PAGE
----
By Seema Bashir
The children of the insignificant mountains,
Map unknown terrains in the mighty plains.
In distant plains, homeless vagrants.
Treachery! Dear home!
To have left, to have lived.
To have left to live, and die (incessantly)
Homeland beckons a homecoming,
To the mountain that will be,
Our only home!
We bring our severed heads in our laps
(from the homelands of the future past);
We carry them to sell them, in exile.
The three charred bodies stared back at me,
As I tried in vain,
To find my first born (in their blinding blackness)
He had the face of the moon, I heard his mother mumble,
Over the deafening screams of the silent bystanders.
By that evening, I had buried three of my sons (only one had died),
My wife sleeps next to the relics (the memories of her son,
Or, someone else’s, who died that day)
These are the family heirlooms now,
Encased in limpid crystal vials.
The soil of the martyrs’ grave,
The moon dust of the revolution.
Yellow pages of old books,
Abridged versions too,
Stand witness to the massacre
Of a hibiscus, flattened against their bodies.
Unnamed martyr, in a hackneyed war,
The chorus of its swan song:
‘Why must I die, for love to live’!
I remember that bright April day,
When they set the sun on fire.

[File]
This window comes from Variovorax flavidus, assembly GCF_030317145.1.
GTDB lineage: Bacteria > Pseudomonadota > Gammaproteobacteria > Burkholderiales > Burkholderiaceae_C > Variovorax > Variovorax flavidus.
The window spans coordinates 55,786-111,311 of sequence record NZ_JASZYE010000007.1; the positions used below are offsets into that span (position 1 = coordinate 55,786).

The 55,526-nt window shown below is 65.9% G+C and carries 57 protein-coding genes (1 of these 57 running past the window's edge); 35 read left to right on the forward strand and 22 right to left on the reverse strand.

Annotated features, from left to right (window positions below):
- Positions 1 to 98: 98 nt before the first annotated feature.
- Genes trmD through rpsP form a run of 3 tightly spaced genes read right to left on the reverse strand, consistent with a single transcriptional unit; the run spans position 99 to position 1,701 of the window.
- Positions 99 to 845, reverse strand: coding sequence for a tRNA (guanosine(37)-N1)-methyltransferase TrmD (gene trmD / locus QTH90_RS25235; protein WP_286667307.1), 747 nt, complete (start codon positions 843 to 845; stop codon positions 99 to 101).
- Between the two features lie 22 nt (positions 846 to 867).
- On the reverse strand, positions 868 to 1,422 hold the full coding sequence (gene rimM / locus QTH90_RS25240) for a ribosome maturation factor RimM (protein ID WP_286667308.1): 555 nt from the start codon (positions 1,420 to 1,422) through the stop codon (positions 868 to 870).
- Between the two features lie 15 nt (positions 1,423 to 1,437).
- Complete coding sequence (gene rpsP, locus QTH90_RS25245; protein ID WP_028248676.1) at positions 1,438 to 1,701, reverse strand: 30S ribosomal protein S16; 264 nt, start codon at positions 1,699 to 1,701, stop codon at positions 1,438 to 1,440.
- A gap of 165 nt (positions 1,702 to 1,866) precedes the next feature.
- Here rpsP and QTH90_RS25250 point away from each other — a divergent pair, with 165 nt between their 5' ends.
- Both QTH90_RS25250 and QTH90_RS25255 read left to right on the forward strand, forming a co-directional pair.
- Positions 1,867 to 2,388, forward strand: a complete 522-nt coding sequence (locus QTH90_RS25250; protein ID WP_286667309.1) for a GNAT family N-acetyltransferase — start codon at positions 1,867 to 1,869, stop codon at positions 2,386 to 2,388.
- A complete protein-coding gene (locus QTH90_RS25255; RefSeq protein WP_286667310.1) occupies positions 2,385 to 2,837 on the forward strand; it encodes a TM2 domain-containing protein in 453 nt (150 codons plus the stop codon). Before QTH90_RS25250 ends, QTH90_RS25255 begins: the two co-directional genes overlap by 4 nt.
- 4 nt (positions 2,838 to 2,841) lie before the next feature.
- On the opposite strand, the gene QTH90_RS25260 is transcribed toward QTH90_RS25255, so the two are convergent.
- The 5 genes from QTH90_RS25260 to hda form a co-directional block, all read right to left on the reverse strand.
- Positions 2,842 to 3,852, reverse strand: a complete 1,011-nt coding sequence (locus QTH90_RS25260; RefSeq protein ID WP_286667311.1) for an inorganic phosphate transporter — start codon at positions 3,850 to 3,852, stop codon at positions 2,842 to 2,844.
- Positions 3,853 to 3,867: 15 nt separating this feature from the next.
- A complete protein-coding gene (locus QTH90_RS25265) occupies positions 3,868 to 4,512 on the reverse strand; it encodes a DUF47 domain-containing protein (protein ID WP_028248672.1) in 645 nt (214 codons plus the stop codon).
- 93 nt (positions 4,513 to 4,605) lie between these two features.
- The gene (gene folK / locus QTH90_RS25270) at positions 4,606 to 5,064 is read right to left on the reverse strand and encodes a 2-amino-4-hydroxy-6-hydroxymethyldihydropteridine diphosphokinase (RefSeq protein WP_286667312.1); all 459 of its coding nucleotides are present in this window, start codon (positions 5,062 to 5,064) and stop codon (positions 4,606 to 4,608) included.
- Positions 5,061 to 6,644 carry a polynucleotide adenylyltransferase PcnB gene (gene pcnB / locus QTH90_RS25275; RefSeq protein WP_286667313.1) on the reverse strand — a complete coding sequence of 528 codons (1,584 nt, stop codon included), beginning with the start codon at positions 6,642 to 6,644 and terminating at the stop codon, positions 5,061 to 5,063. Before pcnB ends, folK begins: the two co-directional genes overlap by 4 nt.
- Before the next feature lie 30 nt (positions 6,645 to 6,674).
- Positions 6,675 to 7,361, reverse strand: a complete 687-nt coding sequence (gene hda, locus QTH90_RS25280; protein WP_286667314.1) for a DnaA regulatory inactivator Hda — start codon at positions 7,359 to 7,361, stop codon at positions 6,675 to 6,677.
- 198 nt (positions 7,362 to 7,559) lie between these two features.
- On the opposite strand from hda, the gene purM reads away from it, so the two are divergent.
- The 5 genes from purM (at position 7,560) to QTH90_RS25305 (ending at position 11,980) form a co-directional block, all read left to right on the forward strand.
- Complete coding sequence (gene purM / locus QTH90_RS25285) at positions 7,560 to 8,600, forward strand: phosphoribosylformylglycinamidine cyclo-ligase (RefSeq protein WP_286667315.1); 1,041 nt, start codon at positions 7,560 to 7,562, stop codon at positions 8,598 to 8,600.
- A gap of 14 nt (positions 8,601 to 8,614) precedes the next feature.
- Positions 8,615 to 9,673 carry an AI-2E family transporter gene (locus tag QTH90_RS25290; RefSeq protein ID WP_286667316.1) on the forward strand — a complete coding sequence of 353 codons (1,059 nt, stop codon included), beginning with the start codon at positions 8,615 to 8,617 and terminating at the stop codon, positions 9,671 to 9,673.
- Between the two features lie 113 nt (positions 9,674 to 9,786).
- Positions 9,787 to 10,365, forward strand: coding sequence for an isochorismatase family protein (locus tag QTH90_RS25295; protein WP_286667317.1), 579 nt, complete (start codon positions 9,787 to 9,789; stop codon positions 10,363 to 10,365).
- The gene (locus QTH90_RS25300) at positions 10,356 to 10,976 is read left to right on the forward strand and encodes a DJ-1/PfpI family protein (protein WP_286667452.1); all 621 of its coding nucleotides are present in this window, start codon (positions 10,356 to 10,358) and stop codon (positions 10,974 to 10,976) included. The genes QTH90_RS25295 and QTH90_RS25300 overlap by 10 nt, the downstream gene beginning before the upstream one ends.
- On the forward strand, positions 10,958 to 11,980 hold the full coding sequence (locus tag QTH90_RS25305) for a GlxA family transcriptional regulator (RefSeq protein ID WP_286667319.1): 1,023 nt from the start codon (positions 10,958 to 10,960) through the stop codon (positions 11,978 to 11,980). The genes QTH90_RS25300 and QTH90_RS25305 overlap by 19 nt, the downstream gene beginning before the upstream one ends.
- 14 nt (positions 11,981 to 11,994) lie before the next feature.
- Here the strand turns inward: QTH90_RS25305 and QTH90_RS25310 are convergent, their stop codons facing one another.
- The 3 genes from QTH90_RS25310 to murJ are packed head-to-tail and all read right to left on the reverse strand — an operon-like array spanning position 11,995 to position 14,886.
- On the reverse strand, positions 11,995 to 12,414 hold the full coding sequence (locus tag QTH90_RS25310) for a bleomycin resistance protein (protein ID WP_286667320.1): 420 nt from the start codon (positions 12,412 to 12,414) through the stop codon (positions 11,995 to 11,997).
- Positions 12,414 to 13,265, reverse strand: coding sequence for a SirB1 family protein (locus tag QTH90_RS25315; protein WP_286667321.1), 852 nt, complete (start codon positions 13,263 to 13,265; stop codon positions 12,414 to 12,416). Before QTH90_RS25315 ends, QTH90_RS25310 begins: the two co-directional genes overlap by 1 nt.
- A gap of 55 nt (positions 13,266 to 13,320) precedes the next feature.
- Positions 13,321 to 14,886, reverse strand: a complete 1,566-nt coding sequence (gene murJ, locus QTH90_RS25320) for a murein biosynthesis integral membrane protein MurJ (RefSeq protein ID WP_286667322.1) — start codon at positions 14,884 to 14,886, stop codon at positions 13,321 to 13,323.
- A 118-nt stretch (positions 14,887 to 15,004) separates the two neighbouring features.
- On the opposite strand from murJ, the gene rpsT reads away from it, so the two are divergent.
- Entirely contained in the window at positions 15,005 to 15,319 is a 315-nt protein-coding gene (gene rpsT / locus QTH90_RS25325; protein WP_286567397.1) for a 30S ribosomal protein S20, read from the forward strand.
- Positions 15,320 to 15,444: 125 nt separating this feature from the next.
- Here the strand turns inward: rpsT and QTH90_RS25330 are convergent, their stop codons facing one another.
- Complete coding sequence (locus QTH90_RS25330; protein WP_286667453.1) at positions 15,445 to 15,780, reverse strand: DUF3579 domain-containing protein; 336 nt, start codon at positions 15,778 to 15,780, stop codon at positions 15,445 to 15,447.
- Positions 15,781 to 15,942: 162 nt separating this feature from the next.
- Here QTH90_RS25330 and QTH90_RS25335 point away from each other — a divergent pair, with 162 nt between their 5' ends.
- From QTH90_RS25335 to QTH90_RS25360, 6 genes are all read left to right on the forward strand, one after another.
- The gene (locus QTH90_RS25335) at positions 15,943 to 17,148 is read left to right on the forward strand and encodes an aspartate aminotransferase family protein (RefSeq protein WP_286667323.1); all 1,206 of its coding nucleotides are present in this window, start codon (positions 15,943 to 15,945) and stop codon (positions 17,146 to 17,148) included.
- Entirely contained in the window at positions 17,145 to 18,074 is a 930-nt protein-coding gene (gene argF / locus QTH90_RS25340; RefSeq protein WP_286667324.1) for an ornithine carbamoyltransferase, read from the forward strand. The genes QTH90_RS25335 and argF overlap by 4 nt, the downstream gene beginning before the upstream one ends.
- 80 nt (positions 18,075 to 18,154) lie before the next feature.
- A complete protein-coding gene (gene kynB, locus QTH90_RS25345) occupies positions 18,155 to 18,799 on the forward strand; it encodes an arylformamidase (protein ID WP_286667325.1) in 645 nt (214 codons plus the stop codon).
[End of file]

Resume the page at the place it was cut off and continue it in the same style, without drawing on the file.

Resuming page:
When a worm crawled in,
Through a crevice in the fabric of time.
And latched itself onto my soul.
I remember tasting my tears.
Bitter and salty,
Like the pink tea, that burnt my throat,
The next morning.
I remember digging my nails into the flesh
Of memory, hoping, it would rip,
The veins of remembrance.
Yet, I remember…
Sooty walls, deserting the beams,
Meet each other, in the middle of the room.
In their embrace, they bury our home,
And raise a towering grave,
Of latticed windows and singed yarn.
Of old pots and new pans.
My house turns to dust
(in the aftermath of a stubborn war).
Crumbling down, like a pack of cards
In the hands of a careless enemy.
Seema Bashir is a doctoral fellow at the Department of English, University of Kashmir. Her areas of interest include Cyberpunk literature, Comparative Philosophy and Conflict/Resistance literature.
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Your poems evoke the trauma of paradise lost, at once particular and yet universal, especially in our current climate.
This poem aptly signals to the schism that got implanted in the psyche of Kashmiris post 1990s militarization.